Over the last year we're hearing and seeing more and more stories of people surrendering their animals, many because of housing and cost-of-living pressures. We all know what it’s like to experience hard times - health problems, job losses, relationship breakdowns, natural disasters - the list goes on. At these times it can be a struggle to meet the costs of caring for your animals, who to many of us are our family and our best friends. It's hard to imagine how it feels to give up your best friend because you don't have another option.
The story of Spice really brought it home to me.
Spice is a sweet muscovy duck we rescued from a shelter in recent months after she was surrendered. Her family was in crisis and no longer able to care for her – or their two dogs. I received an urgent request from the shelter to take her as it wasn’t a good environment for a lone duck.
Spice came with two beautiful porcelain bowls, shaped to help her scoop up food with her damaged beak from a dog bite she received years earlier. A list of her favourite food was also supplied. She was clearly loved and it must have been a wrench to give her up.
A 5 hour round trip and she was safely at HoH. Understandably after her ordeal, she wasn't interested in much during her first few days. She wouldn’t eat, and ignored treats, which had me increasingly worried. A trip to a specialist bird vet assured me she was in good health and we resumed our feeding struggles. She slowly gained confidence and began splashing about in her pond. Then one day when I wasn’t expecting it, she whipped her head around and took a piece of cucumber from my fingers. Success and relief.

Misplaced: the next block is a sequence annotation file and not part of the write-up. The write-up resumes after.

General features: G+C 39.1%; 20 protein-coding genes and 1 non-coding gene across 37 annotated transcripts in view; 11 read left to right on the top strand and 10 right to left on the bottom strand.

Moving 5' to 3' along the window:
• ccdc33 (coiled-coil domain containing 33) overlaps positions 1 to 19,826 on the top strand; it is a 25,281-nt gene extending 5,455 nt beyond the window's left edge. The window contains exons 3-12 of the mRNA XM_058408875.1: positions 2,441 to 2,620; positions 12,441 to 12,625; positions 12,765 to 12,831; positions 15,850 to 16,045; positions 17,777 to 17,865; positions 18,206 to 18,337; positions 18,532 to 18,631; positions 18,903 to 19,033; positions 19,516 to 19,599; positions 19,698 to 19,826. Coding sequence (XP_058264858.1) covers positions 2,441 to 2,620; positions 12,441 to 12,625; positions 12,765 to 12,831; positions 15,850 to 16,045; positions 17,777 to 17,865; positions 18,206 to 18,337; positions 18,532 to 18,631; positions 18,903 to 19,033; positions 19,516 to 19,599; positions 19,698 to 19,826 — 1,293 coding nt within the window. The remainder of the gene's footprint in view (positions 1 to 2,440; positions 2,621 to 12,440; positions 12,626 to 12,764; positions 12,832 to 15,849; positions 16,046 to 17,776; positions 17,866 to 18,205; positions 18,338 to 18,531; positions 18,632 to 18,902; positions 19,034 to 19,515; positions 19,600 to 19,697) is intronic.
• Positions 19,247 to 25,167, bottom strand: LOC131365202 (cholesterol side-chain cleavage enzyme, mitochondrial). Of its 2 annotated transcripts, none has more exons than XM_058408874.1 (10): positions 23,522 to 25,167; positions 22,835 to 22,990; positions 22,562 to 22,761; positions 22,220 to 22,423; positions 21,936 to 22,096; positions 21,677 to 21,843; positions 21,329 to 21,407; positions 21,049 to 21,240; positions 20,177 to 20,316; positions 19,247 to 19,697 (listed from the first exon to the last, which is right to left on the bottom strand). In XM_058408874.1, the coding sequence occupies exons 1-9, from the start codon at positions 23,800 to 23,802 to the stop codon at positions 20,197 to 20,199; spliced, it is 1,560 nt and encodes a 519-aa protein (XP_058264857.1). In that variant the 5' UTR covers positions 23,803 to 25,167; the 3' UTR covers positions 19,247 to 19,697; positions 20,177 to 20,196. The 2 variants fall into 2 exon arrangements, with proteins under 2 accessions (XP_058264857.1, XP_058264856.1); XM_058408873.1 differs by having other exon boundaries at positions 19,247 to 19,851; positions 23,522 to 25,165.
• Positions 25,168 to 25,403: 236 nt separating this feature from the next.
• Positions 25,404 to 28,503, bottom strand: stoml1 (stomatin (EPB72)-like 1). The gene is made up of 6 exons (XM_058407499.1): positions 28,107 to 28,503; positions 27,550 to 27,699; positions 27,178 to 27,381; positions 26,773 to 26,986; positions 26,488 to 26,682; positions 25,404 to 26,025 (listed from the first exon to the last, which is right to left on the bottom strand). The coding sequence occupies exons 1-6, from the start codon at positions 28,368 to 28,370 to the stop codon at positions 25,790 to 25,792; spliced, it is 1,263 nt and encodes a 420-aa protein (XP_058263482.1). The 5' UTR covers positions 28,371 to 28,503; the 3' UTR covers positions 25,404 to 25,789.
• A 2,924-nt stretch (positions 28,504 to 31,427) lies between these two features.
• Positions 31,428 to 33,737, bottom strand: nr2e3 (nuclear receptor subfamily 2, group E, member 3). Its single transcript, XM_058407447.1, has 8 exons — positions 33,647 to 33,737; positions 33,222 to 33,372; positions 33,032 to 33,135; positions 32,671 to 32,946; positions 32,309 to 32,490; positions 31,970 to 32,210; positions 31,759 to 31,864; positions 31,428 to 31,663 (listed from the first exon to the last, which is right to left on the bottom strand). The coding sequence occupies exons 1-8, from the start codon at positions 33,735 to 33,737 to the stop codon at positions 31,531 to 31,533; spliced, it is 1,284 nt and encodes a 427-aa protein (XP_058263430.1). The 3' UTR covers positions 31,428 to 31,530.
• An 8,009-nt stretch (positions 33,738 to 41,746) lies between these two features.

Finding a new home for Spice was the next task. She had lived as a lone duck - but was used to having dogs and people around her. A foster home was found where she made many animal friends - ducks, a rooster and greyhounds - as well as a human who was happy to share her house. It was love at first sight for all involved and soon became permanent.
Even though Spice has wonderful home where the cucumber treats are plentiful, we can't help but think this upheaval could have been avoided if supports were available for her to stay with those that loved her.
While Head Over Hooves is known for rescuing farmed animals, we think that keeping animals with their human families is a worthwhile cause that requires real focus. Community groups at the forefront of helping people in a crisis are asking for practical help to support these animals stay with the people who love them. We want to do something about this, and are working to provide animal food and supplies to community services to help keep animals with their families during these times.
If you would like to help provide delicious and healthy food to animals in need please make a tax-deductible donation today.